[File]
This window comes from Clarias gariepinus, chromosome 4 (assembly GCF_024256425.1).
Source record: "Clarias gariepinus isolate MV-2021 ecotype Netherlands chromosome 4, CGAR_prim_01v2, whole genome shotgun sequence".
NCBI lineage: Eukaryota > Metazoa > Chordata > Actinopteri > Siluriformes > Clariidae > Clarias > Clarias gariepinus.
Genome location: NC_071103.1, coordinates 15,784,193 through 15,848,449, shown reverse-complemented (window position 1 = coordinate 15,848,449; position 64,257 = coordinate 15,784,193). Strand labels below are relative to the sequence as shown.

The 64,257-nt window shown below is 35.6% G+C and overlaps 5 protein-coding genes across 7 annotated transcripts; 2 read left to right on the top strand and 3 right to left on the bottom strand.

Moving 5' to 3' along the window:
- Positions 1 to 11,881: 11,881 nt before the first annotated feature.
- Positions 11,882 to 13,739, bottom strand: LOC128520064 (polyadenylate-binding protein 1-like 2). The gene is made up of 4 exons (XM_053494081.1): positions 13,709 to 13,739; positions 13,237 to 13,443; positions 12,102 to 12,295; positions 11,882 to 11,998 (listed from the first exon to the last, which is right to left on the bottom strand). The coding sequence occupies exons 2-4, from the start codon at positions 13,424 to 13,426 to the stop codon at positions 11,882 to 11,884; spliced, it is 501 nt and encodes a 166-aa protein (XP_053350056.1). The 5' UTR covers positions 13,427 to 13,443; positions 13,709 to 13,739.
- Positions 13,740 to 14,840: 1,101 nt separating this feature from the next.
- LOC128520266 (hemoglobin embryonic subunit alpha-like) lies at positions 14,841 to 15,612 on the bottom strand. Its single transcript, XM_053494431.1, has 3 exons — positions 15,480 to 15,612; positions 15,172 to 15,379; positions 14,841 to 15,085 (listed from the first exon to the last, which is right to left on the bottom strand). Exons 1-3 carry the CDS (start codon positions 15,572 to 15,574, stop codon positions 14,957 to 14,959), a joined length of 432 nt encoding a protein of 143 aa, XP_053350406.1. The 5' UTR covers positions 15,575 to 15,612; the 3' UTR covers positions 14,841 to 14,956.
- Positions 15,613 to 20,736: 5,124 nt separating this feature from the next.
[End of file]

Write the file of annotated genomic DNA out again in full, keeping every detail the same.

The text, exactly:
This window comes from Clarias gariepinus, chromosome 4 (assembly GCF_024256425.1).
Source record: "Clarias gariepinus isolate MV-2021 ecotype Netherlands chromosome 4, CGAR_prim_01v2, whole genome shotgun sequence".
NCBI lineage: Eukaryota > Metazoa > Chordata > Actinopteri > Siluriformes > Clariidae > Clarias > Clarias gariepinus.
Genome location: NC_071103.1, coordinates 15,784,193 through 15,848,449, shown reverse-complemented (window position 1 = coordinate 15,848,449; position 64,257 = coordinate 15,784,193). Strand labels below are relative to the sequence as shown.

The 64,257-nt window shown below is 35.6% G+C and overlaps 5 protein-coding genes across 7 annotated transcripts; 2 read left to right on the top strand and 3 right to left on the bottom strand.

Moving 5' to 3' along the window:
- Positions 1 to 11,881: 11,881 nt before the first annotated feature.
- Positions 11,882 to 13,739, bottom strand: LOC128520064 (polyadenylate-binding protein 1-like 2). The gene is made up of 4 exons (XM_053494081.1): positions 13,709 to 13,739; positions 13,237 to 13,443; positions 12,102 to 12,295; positions 11,882 to 11,998 (listed from the first exon to the last, which is right to left on the bottom strand). The coding sequence occupies exons 2-4, from the start codon at positions 13,424 to 13,426 to the stop codon at positions 11,882 to 11,884; spliced, it is 501 nt and encodes a 166-aa protein (XP_053350056.1). The 5' UTR covers positions 13,427 to 13,443; positions 13,709 to 13,739.
- Positions 13,740 to 14,840: 1,101 nt separating this feature from the next.
- LOC128520266 (hemoglobin embryonic subunit alpha-like) lies at positions 14,841 to 15,612 on the bottom strand. Its single transcript, XM_053494431.1, has 3 exons — positions 15,480 to 15,612; positions 15,172 to 15,379; positions 14,841 to 15,085 (listed from the first exon to the last, which is right to left on the bottom strand). Exons 1-3 carry the CDS (start codon positions 15,572 to 15,574, stop codon positions 14,957 to 14,959), a joined length of 432 nt encoding a protein of 143 aa, XP_053350406.1. The 5' UTR covers positions 15,575 to 15,612; the 3' UTR covers positions 14,841 to 14,956.
- Positions 15,613 to 20,736: 5,124 nt separating this feature from the next.